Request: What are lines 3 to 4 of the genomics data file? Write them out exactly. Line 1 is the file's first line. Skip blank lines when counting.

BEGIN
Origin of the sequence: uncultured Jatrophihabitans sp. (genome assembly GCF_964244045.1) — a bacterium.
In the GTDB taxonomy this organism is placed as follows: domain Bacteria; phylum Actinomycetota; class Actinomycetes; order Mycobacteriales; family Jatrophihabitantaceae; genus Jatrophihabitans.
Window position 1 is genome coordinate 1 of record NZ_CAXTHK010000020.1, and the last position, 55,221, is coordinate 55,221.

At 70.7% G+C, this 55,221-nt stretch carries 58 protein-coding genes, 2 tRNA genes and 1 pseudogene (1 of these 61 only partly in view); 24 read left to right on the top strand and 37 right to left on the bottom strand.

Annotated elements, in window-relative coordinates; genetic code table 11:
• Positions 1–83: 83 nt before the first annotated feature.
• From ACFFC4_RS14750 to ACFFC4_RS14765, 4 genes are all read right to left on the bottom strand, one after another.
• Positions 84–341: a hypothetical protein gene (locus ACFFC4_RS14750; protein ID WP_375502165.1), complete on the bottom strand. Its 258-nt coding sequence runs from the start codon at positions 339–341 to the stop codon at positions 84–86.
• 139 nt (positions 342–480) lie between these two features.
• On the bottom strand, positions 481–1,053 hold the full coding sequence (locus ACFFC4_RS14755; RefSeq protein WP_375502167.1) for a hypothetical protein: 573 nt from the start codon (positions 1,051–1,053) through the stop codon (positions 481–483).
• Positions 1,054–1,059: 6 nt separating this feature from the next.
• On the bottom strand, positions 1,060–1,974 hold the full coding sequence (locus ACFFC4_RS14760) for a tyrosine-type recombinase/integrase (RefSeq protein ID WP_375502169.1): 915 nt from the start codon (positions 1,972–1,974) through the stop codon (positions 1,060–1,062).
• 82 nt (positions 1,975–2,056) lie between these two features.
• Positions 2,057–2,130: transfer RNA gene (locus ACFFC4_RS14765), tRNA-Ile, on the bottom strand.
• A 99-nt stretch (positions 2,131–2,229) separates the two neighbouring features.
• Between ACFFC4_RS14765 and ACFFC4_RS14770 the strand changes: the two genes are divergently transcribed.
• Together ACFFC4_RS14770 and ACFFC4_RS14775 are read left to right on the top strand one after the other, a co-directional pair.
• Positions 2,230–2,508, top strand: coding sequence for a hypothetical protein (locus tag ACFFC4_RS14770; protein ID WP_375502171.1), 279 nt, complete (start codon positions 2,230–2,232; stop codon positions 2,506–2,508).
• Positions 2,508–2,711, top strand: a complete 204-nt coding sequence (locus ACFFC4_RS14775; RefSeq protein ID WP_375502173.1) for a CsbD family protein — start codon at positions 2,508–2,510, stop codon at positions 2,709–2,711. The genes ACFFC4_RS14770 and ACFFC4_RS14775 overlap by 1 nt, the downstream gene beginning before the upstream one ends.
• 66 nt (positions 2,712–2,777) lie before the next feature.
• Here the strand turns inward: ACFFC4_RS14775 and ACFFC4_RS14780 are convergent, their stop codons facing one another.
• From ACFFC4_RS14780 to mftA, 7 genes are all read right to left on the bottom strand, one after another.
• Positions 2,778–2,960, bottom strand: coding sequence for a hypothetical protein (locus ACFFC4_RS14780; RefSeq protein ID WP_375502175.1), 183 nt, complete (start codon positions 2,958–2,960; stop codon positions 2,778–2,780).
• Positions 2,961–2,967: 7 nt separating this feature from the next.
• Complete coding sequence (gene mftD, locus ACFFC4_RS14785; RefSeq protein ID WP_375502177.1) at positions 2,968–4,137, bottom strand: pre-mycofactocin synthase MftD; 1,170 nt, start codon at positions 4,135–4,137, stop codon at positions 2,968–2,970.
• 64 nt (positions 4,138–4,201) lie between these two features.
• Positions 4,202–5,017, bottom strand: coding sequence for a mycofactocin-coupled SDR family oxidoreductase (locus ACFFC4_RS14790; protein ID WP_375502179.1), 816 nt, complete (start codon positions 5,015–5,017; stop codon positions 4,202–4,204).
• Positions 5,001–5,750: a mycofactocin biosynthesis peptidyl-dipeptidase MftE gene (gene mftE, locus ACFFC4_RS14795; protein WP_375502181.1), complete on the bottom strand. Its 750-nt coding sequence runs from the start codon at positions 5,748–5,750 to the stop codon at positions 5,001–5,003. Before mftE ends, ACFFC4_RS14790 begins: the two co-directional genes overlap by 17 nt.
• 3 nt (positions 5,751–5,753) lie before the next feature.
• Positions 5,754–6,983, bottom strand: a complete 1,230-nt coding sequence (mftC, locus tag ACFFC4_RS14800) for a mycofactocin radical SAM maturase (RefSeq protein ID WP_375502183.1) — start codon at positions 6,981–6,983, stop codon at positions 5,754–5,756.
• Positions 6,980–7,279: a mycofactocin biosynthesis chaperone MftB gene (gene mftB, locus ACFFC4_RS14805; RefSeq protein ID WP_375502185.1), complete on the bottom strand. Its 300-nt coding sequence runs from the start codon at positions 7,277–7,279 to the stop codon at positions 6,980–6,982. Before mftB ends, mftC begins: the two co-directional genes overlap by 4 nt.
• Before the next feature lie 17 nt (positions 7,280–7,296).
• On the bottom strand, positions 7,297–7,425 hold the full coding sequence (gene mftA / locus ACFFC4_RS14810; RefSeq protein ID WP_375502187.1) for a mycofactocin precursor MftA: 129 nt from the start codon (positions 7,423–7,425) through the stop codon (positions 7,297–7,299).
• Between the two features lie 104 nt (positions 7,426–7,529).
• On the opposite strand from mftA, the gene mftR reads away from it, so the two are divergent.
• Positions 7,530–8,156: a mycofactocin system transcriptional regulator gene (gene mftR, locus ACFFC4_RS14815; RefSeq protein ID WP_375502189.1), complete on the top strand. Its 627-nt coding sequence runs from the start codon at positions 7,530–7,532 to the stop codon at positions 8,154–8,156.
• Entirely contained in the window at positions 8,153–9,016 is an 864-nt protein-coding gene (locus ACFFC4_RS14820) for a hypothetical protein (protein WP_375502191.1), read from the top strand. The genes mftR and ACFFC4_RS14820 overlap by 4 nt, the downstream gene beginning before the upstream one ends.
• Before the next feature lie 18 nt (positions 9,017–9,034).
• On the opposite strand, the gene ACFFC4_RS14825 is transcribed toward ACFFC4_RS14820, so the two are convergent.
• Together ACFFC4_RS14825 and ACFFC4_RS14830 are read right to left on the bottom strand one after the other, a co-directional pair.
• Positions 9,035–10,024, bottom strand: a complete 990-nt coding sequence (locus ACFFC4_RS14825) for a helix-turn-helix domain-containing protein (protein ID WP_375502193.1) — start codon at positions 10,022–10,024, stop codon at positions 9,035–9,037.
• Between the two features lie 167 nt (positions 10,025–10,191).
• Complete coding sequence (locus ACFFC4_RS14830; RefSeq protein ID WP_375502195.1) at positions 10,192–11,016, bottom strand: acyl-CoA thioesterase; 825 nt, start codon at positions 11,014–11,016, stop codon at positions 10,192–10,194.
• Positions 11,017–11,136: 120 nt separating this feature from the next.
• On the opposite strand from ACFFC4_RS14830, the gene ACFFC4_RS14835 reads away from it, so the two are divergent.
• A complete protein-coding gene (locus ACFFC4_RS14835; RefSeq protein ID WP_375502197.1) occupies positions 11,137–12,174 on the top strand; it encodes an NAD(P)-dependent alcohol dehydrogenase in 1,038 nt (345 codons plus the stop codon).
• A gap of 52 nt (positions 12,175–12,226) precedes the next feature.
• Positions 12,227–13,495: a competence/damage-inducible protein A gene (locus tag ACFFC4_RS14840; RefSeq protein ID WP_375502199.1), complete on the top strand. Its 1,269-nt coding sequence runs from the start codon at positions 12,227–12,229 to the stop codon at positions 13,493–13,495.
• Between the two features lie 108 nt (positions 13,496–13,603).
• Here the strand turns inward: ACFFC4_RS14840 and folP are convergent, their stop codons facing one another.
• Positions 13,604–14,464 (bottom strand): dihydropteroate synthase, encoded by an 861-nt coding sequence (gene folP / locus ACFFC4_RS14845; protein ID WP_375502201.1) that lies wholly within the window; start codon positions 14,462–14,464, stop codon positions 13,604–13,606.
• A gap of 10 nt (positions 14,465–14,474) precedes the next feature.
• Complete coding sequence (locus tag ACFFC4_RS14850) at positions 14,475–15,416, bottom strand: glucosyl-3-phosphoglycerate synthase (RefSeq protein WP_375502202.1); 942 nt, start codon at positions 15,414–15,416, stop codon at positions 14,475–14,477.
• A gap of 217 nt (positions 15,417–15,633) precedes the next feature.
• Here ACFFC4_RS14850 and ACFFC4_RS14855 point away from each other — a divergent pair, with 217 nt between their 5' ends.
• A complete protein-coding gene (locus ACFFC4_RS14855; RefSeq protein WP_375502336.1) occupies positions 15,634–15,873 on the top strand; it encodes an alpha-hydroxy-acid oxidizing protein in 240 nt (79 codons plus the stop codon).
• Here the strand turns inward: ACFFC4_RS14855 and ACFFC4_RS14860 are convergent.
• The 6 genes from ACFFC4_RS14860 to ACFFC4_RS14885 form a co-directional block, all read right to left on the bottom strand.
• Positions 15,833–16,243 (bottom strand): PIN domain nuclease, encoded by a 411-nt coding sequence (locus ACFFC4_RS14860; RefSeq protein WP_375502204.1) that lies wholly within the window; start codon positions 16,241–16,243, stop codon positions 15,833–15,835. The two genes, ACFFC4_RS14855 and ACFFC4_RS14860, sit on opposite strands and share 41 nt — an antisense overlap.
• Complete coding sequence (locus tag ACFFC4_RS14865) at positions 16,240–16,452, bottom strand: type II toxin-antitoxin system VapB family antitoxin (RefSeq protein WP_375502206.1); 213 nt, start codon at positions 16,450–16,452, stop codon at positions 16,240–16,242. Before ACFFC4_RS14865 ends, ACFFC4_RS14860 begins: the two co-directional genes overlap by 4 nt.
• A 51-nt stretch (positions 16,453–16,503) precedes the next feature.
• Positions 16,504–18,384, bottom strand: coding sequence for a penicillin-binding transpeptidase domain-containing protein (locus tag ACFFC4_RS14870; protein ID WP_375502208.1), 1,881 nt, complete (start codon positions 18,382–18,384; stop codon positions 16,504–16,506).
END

Window position 1 is genome coordinate 1 of record NZ_CAXTHK010000020.1, and the last position, 55,221, is coordinate 55,221.

At 70.7% G+C, this 55,221-nt stretch carries 58 protein-coding genes, 2 tRNA genes and 1 pseudogene (1 of these 61 only partly in view); 24 read left to right on the top strand and 37 right to left on the bottom strand.